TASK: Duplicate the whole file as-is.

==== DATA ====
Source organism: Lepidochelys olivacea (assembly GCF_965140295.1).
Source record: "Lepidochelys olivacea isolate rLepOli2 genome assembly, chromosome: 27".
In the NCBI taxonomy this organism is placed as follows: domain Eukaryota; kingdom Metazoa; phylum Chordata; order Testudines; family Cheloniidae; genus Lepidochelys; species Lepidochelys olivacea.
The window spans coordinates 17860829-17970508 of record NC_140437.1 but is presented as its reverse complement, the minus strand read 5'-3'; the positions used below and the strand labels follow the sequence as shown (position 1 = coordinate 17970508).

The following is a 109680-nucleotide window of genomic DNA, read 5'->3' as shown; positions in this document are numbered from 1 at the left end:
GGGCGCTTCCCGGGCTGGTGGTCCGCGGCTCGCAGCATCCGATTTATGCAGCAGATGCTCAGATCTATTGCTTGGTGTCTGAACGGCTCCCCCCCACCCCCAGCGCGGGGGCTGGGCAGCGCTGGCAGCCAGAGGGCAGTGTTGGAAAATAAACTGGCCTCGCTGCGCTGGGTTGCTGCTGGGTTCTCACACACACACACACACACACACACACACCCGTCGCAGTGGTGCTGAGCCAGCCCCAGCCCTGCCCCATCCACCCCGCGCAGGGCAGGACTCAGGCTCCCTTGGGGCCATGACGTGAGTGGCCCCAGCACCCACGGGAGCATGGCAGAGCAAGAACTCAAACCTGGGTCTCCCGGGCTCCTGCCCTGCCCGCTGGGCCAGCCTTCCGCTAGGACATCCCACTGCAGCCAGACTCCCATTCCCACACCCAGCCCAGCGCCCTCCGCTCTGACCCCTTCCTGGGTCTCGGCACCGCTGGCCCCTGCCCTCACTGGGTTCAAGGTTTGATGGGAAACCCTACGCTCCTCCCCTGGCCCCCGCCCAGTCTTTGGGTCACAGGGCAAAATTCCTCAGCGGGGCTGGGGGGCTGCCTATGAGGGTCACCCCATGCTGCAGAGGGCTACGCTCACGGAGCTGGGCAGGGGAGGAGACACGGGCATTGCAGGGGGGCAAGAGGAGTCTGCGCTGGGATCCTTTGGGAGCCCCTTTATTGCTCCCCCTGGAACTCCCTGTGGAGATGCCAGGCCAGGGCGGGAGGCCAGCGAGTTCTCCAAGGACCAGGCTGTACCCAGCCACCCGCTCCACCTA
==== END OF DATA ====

Source organism: Lepidochelys olivacea (assembly GCF_965140295.1).
Source record: "Lepidochelys olivacea isolate rLepOli2 genome assembly, chromosome: 27".
In the NCBI taxonomy this organism is placed as follows: domain Eukaryota; kingdom Metazoa; phylum Chordata; order Testudines; family Cheloniidae; genus Lepidochelys; species Lepidochelys olivacea.
The window spans coordinates 17860829-17970508 of record NC_140437.1 but is presented as its reverse complement, the minus strand read 5'-3'; the positions used below and the strand labels follow the sequence as shown (position 1 = coordinate 17970508).

The following is a 109680-nucleotide window of genomic DNA, read 5'->3' as shown; positions in this document are numbered from 1 at the left end:
GGGCGCTTCCCGGGCTGGTGGTCCGCGGCTCGCAGCATCCGATTTATGCAGCAGATGCTCAGATCTATTGCTTGGTGTCTGAACGGCTCCCCCCCACCCCCAGCGCGGGGGCTGGGCAGCGCTGGCAGCCAGAGGGCAGTGTTGGAAAATAAACTGGCCTCGCTGCGCTGGGTTGCTGCTGGGTTCTCACACACACACACACACACACACACACACCCGTCGCAGTGGTGCTGAGCCAGCCCCAGCCCTGCCCCATCCACCCCGCGCAGGGCAGGACTCAGGCTCCCTTGGGGCCATGACGTGAGTGGCCCCAGCACCCACGGGAGCATGGCAGAGCAAGAACTCAAACCTGGGTCTCCCGGGCTCCTGCCCTGCCCGCTGGGCCAGCCTTCCGCTAGGACATCCCACTGCAGCCAGACTCCCATTCCCACACCCAGCCCAGCGCCCTCCGCTCTGACCCCTTCCTGGGTCTCGGCACCGCTGGCCCCTGCCCTCACTGGGTTCAAGGTTTGATGGGAAACCCTACGCTCCTCCCCTGGCCCCCGCCCAGTCTTTGGGTCACAGGGCAAAATTCCTCAGCGGGGCTGGGGGGCTGCCTATGAGGGTCACCCCATGCTGCAGAGGGCTACGCTCACGGAGCTGGGCAGGGGAGGAGACACGGGCATTGCAGGGGGGCAAGAGGAGTCTGCGCTGGGATCCTTTGGGAGCCCCTTTATTGCTCCCCCTGGAACTCCCTGTGGAGATGCCAGGCCAGGGCGGGAGGCCAGCGAGTTCTCCAAGGACCAGGCTGTACCCAGCCACCCGCTCCACCTA